How to get an employer’s attention with little experience and an irrelevant degree

If you really want that job, make yourself impossible to be ignored.

Be the human they pick by being the one human in a crowd of attachments

I went to university and earned a degree in one field only to be completely disenchanted with it soon after graduation. Fortunately, I knew what I’d rather be doing with most of my life. Unfortunately, I couldn’t afford more schooling to go the traditional route. Here’s what worked.

Move forward with what you have

First, be positive about your situation! It is absolutely possible to get into many professions without following the typical degree path and sometimes even without any previous related experience.

Displaying honest enthusiasm for the work and company you are applying to is a good start, but employers rarely higher simply based on enthusiasm. Managers often need to justify hiring a candidate to their own boss and company bean counters so they must have something to justify bringing on your smiling face than just all those good feelings they have about you.

Establish a foundation

If you are seriously interested in your new career path, it’s likely that you have already begun exploring articles, videos and webinars on related topics. Afterall, how did you become so certain you wanted to pursue this new glorious career in the first place?

Before applying to all those amazing, life changing positions you need to establish a solid foundation. Let’s say, for example, that you want to break into social media marketing or eventually become an SEO expert. It doesn’t take long to come to grips with the basic art and science of these, and many, professions enough to apply to entry level job openings.

Watch everything you can find on YouTube, Skillshare and Vimeo. Look for a highly rated webinar and get on the mailing list specialist blogs then exhaust their past posts. You won’t need to be an expert, but with the internet at your fingertips it’s inexcusable not to wring out all the foundational knowledge that is freely or cheaply available.

It may be jargon but it gets the job done.

Talk the talk

While you are accumulating this knowledge, create a list of all the specialist terminology as you come across it. Every job has a specialized vocabulary and “Talking the talk” in your cover letter and interviews will go a long way to placing you on the candidate shortlist not to mention serve you well when you do land that job.

Research responsibilities

To get that additional something and earn their confidence as well as their attention, research the details of the advertised position and similar jobs at other companies. Find out the details of every job responsibility listed in the job ad then use the new knowledge from those blogs and webinars to be able to talk in as much detail as possible about what goes into fulfilling the responsibilities.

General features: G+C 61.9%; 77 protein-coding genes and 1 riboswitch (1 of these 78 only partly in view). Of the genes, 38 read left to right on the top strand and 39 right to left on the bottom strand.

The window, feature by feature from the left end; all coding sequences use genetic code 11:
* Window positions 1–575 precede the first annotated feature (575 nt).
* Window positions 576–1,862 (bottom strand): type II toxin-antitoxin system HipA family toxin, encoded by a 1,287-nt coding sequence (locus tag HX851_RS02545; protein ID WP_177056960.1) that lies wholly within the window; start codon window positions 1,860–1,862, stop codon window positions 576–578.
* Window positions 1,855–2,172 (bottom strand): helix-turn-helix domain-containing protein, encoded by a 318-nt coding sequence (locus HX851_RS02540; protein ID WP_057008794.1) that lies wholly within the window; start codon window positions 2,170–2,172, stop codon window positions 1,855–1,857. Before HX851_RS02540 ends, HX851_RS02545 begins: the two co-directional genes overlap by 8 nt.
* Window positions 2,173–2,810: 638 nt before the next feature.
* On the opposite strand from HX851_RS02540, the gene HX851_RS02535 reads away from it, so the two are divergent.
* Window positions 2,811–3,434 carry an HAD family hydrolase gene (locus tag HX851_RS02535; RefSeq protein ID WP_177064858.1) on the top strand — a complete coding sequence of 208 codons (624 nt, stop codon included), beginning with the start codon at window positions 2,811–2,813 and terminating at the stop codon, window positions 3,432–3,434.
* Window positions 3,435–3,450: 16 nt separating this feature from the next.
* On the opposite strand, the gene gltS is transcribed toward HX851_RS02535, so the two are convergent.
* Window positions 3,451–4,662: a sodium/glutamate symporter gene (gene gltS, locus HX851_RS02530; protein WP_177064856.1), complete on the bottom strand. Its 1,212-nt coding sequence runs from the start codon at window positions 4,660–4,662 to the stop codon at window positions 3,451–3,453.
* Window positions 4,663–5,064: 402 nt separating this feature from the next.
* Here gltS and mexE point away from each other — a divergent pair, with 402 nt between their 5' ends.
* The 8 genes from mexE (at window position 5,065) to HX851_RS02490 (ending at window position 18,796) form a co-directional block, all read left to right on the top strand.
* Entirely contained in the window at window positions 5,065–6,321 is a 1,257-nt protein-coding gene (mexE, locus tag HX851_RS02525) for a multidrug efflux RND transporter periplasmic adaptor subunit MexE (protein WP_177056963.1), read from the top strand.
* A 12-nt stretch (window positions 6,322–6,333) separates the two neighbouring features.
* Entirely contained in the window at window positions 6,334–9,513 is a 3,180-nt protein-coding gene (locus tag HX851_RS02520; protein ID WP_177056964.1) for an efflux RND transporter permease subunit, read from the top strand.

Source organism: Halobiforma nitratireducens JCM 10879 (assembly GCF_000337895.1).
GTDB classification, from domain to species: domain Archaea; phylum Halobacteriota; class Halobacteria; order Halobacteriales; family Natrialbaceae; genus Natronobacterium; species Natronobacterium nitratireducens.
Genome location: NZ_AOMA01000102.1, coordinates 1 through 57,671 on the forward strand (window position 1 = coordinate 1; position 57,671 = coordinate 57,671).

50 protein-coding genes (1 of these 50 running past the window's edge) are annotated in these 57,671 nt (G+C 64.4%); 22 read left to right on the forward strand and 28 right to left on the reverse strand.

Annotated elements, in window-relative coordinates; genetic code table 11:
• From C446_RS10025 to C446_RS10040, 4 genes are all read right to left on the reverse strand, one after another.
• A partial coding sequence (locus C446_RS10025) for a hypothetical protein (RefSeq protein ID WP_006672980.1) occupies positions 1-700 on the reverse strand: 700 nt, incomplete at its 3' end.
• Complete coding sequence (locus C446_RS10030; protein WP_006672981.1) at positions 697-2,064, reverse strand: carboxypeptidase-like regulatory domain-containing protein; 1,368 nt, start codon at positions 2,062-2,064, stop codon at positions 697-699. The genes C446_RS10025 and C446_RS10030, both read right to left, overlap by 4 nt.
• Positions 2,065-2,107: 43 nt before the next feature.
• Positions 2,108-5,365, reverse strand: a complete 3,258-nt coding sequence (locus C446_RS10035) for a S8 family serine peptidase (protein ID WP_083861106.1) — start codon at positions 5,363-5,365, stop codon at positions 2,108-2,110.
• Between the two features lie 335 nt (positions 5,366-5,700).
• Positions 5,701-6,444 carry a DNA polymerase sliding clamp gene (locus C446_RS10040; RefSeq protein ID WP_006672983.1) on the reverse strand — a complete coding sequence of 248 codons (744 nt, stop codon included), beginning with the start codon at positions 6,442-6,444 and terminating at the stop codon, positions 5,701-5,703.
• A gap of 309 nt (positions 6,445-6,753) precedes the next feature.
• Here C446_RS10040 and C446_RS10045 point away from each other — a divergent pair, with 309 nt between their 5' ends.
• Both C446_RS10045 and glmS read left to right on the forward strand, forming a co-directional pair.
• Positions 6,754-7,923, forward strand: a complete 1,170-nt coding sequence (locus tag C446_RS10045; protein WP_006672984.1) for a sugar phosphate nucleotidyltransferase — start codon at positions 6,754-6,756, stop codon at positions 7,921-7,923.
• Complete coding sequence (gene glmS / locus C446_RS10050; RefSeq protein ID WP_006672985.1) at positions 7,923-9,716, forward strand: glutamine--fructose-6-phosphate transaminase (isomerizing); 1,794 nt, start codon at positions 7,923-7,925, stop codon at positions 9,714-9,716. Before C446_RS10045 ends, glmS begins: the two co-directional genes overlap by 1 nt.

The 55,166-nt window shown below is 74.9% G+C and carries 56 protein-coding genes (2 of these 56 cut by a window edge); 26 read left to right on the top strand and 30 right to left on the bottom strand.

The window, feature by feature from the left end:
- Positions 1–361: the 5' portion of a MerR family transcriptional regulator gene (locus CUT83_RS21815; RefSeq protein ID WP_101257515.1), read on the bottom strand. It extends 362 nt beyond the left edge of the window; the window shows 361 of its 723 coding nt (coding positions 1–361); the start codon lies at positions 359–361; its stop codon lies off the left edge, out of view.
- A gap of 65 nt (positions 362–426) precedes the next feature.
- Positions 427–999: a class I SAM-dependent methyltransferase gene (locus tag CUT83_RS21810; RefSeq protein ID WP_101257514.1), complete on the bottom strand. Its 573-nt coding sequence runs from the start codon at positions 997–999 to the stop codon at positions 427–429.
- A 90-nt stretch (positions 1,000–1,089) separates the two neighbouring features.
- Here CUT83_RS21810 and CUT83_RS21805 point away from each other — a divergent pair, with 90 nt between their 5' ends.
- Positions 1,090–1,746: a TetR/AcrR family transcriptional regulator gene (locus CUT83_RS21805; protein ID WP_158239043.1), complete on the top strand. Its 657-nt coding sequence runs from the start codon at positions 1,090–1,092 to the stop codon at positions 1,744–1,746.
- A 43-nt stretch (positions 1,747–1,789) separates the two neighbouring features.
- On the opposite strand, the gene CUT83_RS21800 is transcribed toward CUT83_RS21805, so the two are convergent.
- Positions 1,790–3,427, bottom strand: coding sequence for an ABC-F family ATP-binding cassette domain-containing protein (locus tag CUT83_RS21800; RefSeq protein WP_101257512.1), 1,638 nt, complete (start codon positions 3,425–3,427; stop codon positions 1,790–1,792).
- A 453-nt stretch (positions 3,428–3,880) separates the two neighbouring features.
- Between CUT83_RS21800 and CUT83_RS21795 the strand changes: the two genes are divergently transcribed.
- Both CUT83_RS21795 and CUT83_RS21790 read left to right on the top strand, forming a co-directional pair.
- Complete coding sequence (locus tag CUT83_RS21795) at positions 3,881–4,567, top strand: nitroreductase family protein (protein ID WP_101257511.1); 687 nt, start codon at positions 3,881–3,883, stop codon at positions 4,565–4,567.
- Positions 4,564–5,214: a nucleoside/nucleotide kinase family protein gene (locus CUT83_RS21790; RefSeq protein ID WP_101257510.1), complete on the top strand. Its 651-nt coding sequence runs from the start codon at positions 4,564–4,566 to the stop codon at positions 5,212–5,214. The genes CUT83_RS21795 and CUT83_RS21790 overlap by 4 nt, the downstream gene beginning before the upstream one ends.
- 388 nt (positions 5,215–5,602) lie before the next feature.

Polish your resume

Spend one day polishing your resume by copying the best examples you can find on the internet. There are plenty of clear and concise ways to shine on paper and the most popular layouts vary by profession. Regardless of which layout you settle on recognize that, with a lack of solid experience, you will need to list your new skills and knowledge at the top. Next list any positions that included any remotely relative experience. It’s not a crime to order them by relevance instead of chronologically. Remember, the goal of the resume is to sell the version of you that is the best candidate for the job.

Now make your resume immaterial

What? I hear you exclaim as you spit your coffee across your laptop. I just spent a day making my resume amazing!

Your resume is still required and important once you get your future boss’ attention. Managers at least want something to remember you by but they have dozens or maybe hundreds of resumes to weed through and you are unlikely to stand out in that slush pile. A virtual piece of paper is not going to land that job.

Go to the job listing for the job you want the most. Chances are, the job ad links to some badly designed online form or lists a generic email address to send your cover letter and resume to. Go ahead and follow the instructions for applying so you can at least say that you followed instructions, but don’t stop there. Find out who the likely manager or decision maker over this position is. It’s not nearly as hard as it sounds. His or her name is out on the internet somewhere, possible along with a photo on a company or association web page. Google the company name and the most likely title of the position. You will often find results pointing to LinkedIn or Twitter. Once you have identified the right person, or narrowed it down to the best candidate, locate their email address and phone number. It’s probably listed a hundred times on various websites. No one is anonymous any more. Thanks Google!

Your next and most crucial step is to contact them directly and demonstrate your enthusiasm and ability to “talk the talk.” That’s why all that prep I went on and on about is so crucial.

I cover the specific steps to make this a no brainer exercise in my more detailed article Online job applications are killing your career. Here’s how to crush them.

I highly encourage you to grab the exact steps from that article and follow them for each job you are seriously applying for. It’s a solid strategy that will get you a job.

And if the strategy of reaching out on a human level makes you nervous, remember that if you do everything right, this person will your boss. You might as well start talking to them now.